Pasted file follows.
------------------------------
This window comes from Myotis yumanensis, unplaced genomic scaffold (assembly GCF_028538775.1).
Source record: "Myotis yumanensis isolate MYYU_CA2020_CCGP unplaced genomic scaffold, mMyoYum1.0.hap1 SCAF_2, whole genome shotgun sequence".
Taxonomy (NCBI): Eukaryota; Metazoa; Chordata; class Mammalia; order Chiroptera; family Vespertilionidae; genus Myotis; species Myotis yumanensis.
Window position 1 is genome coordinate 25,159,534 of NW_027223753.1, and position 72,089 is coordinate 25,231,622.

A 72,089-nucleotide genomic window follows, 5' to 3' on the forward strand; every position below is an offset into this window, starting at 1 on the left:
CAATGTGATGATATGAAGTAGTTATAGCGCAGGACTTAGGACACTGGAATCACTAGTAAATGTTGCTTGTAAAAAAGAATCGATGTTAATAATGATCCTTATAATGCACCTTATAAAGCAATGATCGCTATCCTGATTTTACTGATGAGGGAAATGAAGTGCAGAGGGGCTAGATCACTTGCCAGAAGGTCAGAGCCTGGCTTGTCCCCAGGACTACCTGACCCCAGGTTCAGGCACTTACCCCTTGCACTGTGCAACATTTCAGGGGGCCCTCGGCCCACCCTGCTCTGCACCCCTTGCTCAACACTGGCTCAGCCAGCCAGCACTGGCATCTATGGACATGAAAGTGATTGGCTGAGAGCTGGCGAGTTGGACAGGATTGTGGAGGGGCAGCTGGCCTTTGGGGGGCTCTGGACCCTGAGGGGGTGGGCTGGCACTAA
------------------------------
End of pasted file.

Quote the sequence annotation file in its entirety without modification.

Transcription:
This window comes from Myotis yumanensis, unplaced genomic scaffold (assembly GCF_028538775.1).
Source record: "Myotis yumanensis isolate MYYU_CA2020_CCGP unplaced genomic scaffold, mMyoYum1.0.hap1 SCAF_2, whole genome shotgun sequence".
Taxonomy (NCBI): Eukaryota; Metazoa; Chordata; class Mammalia; order Chiroptera; family Vespertilionidae; genus Myotis; species Myotis yumanensis.
Window position 1 is genome coordinate 25,159,534 of NW_027223753.1, and position 72,089 is coordinate 25,231,622.

A 72,089-nucleotide genomic window follows, 5' to 3' on the forward strand; every position below is an offset into this window, starting at 1 on the left:
CAATGTGATGATATGAAGTAGTTATAGCGCAGGACTTAGGACACTGGAATCACTAGTAAATGTTGCTTGTAAAAAAGAATCGATGTTAATAATGATCCTTATAATGCACCTTATAAAGCAATGATCGCTATCCTGATTTTACTGATGAGGGAAATGAAGTGCAGAGGGGCTAGATCACTTGCCAGAAGGTCAGAGCCTGGCTTGTCCCCAGGACTACCTGACCCCAGGTTCAGGCACTTACCCCTTGCACTGTGCAACATTTCAGGGGGCCCTCGGCCCACCCTGCTCTGCACCCCTTGCTCAACACTGGCTCAGCCAGCCAGCACTGGCATCTATGGACATGAAAGTGATTGGCTGAGAGCTGGCGAGTTGGACAGGATTGTGGAGGGGCAGCTGGCCTTTGGGGGGCTCTGGACCCTGAGGGGGTGGGCTGGCACTAA